So, now for the crazy social experiment idea of the day: Mock funerals. Take your standard group of friends, and pretend that one of them has died. Lay them down and make them close their eyes, and put them under a table that’s masquerading as a casket or something. Then have everyone else make believe as though it were a funeral, and each person can recall fond memories they experienced with the “deceased” friend, discuss the friend’s enjoyable personality quirks, talk about how the friend touched their lives, and everything of that sort. I imagine despite its apparent silliness that it would be rather touching, and especially interesting if everyone were a bit buzzed and could manage to be sincere about it all. The idea of staging something like this seems pretty morbid and weird, but really, wouldn’t you want your friends to know how you really feel about them? It seems even stranger to me that you should only say something important about a person once that person is dead and can no longer hear it. It’s much more useful to tell them while they are still alive, so that they can appreciate it and maybe have a little more self worth.

This mock funeral idea is probably a bit too weird for many people to actually go through with, but I honestly think it’s a decent idea. It certainly has the potential to strengthen friendships. And (this is probably the most important thing I have to say on this topic), even if you never do something like this with any of your friends, strongly consider telling them what they mean to you anyway. Doesn’t really matter when you do it. Maybe when you’re drunk at a party and you feel like texting someone. Or when it’s 3 AM and you can’t sleep and you just want to feel like you’re doing something with your life. Contact a close friend and tell them what you love about them and why it would suck for you if they died. Why not?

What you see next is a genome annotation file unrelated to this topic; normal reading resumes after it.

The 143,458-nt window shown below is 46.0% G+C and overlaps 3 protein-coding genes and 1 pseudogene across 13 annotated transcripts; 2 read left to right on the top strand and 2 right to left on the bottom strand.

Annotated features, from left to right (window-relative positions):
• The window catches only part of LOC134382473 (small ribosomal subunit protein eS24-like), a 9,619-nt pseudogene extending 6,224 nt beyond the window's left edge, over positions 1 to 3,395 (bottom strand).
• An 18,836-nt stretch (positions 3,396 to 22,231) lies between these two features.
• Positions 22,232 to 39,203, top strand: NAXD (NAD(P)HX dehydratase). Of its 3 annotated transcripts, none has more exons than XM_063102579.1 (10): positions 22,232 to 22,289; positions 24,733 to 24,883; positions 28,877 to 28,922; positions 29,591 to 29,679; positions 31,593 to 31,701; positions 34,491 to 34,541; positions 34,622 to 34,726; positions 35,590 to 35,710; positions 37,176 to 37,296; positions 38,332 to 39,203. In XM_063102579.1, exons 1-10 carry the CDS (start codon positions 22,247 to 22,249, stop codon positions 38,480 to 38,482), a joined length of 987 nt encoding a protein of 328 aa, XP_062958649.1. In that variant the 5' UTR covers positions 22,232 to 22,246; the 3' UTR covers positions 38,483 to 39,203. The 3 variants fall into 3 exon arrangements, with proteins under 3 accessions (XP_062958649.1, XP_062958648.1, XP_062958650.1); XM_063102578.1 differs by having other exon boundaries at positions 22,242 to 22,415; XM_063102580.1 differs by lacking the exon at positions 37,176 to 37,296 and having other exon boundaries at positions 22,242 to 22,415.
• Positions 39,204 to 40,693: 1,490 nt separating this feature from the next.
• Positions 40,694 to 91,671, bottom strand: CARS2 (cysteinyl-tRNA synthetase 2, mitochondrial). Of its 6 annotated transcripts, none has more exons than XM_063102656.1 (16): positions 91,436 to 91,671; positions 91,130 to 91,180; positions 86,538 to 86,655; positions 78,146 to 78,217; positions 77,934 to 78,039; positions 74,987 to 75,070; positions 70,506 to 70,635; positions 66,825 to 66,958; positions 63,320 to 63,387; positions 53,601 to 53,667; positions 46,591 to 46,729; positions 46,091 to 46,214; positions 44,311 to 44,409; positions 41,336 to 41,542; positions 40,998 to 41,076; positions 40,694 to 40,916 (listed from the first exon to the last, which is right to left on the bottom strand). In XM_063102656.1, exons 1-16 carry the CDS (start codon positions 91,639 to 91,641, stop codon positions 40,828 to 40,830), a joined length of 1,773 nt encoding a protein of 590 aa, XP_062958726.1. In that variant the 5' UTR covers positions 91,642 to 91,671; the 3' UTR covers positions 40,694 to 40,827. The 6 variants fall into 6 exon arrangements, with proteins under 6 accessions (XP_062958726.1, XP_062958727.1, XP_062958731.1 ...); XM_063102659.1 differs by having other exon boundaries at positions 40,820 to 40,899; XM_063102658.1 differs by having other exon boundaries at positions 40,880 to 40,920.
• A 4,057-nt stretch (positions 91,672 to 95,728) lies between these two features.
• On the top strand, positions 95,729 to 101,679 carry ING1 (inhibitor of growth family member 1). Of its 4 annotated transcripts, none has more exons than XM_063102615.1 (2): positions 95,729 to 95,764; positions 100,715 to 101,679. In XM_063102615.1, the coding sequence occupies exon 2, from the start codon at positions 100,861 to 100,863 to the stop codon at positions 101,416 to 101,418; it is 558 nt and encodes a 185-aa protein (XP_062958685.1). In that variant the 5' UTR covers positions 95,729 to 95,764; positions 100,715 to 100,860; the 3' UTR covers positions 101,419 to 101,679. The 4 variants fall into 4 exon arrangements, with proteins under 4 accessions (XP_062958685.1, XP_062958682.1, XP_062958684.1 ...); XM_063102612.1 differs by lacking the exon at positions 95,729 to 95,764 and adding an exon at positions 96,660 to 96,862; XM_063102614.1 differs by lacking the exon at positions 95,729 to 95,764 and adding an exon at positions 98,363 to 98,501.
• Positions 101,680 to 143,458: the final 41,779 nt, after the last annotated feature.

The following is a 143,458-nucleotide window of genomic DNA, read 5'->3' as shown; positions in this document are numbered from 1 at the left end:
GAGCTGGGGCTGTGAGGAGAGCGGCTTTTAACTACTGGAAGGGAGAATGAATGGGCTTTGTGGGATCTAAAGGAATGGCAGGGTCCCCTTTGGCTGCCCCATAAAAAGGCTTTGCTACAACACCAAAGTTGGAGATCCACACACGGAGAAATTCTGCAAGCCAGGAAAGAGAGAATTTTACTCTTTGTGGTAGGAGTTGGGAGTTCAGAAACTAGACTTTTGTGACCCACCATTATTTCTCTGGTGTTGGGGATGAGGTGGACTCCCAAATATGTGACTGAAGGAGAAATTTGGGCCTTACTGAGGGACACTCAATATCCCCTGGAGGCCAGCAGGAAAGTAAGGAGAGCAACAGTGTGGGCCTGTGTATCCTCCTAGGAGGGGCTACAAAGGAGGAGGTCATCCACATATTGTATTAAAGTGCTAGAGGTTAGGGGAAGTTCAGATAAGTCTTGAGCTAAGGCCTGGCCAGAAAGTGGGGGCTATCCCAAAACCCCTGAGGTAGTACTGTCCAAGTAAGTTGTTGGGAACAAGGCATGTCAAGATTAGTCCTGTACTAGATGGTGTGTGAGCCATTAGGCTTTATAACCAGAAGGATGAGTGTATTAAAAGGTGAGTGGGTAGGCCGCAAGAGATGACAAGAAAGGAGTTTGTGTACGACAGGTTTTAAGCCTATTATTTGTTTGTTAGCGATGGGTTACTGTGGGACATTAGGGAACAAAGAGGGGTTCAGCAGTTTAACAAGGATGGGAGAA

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    • Steven Davies (Zero)
    • January 21st, 2012

    The socks thing was pretty well written, props. I don’t read blogs for content, only writing quality 😛

      • Steven Davies (Zero)
      • January 21st, 2012

      my emote was most certainly this 😛 (without the nose)

        • Steven Davies (Zero)
        • January 21st, 2012

        -_- its messing with me now. I can’t post three comments in a row.
        anyway, the emote, with a space delimiter
        : P

    • Jenny
    • January 21st, 2012

    i just watched a chinese movie about mock funeral. The main character first got a divorce ceremony where they told each other in front of all guests how much they hated them and how their lives were horrible during the marriage. Then the guy found out he got cancer, so he decided to have his funeral before he dies so he can be part of it.

    letmme see if i can find one with english subs

    • Alex DeLarge
    • January 21st, 2012

    Just buy a shit ton of the same type of socks. Problem solved.

    • David
    • February 15th, 2012

    I can tell you what I think/thought about you whenever you feel like it, and you don’t even have to pretend to die. You can lie down, if you’d like, as it would probably make you more comfortable.

    I think society would be a lot better if there weren’t so many things that were considered awkwardly/uncomfortably honest. I feel like some things should be allowed to say out loud w/o social repercussion.

    • To be fair, I think a lot of supposed social repercussion is imaginary. That is to say, you might not say something because it feels awkward, but if you do say it there might not be any actual repercussions at all, or else the repercussions may be positive or neutral rather than negative. Still, I think the mock-funeral context might make it easier (and more fun!).